Dark Waters from 1944 is a dandy thriller from producer Benedict Bogeaus, the producer behind such favourites as The Crooked Way, Silver Lode, Slightly Scarlet and From the Earth to the Moon. Andre De Toth directed, making for an interesting triple bill for the year along with Guest in the House and None Shall Escape.
Joan Harrison (Suspicion, Saboteur) wrote the screenplay with Marian Cockrell, who, like Harrison worked on the Alfred Hitchcock television series. Miklos Rozsa was the man behind the score and Archie Stout and John Mescall the men behind the camera.
Franchot Tone, Merle Oberon
The story is set in motion by an event that could have been ripped from the headlines. A ship filled with refugees is attacked and sunk by the enemy with only four people surviving. Leslie Calvin played by Merle Oberon lost both her parents and is traumatized by the event and its aftermath. Believing she is all alone in the world, Leslie takes hope when a heretofore unseen aunt welcomes her to Rossignol Plantation in Louisiana.
The setting plants us firmly in the world of Gothic Noir with the rambling plantation house and the grounds surrounded by trees, vegetation, the bayou, and quicksand. The heat is often mentioned and the overriding sense is one of oppression.
Fay Bainter, Merle Oberson, Thomas Mitchell
Leslie's aunt and uncle played by Fay Bainter and John Qualen are both preoccupied but seemingly harmless. The houseguest, Mr. Sydney played by Thomas Mitchell carries himself with the air of someone in charge. The manager of the sugar plant, Mr. Cleeve played by Elisha Cook Jr. is a bringer of most unwelcome advances.
Elisha Cook Jr., Merle Oberon
Leslie immediately feels out of place but assumes it is her recent illness that makes her feel so. Nonetheless, she is grateful for the friendship of Dr. George Grover played by Franchot Tone. He is charmed by the lovely young woman and introduces her to the more normal people in the area.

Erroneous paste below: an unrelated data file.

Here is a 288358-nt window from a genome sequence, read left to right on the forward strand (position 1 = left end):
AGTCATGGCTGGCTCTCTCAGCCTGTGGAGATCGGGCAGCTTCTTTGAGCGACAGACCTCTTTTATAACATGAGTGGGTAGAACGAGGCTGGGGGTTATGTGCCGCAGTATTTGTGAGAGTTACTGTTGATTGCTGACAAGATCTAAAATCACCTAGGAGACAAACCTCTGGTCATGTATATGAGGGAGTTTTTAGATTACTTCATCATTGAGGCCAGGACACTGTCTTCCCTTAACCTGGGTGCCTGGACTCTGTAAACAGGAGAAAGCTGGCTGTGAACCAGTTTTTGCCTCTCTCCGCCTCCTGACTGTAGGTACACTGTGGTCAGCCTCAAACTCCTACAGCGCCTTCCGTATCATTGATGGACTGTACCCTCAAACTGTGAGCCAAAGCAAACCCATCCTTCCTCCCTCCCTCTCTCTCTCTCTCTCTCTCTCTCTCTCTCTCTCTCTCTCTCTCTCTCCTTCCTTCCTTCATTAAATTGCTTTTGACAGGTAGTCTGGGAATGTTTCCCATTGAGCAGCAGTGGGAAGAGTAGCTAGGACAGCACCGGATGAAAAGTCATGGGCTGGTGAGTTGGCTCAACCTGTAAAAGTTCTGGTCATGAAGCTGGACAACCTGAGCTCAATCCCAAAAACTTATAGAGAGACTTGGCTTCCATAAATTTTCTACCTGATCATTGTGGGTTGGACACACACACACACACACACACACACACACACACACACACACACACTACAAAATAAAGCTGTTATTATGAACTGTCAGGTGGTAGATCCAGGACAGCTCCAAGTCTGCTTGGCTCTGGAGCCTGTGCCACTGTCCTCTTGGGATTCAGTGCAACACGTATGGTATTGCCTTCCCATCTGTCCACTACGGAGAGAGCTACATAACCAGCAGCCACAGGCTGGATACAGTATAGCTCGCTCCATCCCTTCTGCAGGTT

The neighbouring Boudreau clan played by Eugene Borden and Odette Myrtil are kind and friendly to Leslie, giving her a sense of normalcy. There is an overload of cuteness with the youngest of the large family played by two-year-old Gigi Perreau and her older brother Gerald who acted under the name of Peter Miles (Heaven Only Knows).
When she's away from Dr. Grover and at the plantation, Leslie feels the effects of her trauma most strongly. She is constantly reminded of the events at sea and urged to relive them by her companions. She sees lights going on and off, and hears strange noises. She hears her name being called in the night. Leslie is being gaslighted. Why?
Leslie truly would lose her mind if it weren't for the grounding of friends like the maid Florella played by Nina Mae McKinney and Pearson Jackson played by Rex Ingram. Pearson must remain a secret friend because, after 12 years of working at the sugar factory/plantation, he was fired by Mr. Cleeve for no reason. Pearson is investigating the goings-on at Rossignol. He knows Leslie is in danger. Pearson knows he is in danger as well, but he keeps on.
Thomas Mitchell, Elisha Cook Jr.
The malevolence of Thomas Mitchell and the sense of the world closing in on our leading lady add to the tension in this movie where we don't know whom to trust from one moment to the next. An exciting finale through the bayou wraps all the pieces up quite tidily and satisfactorily.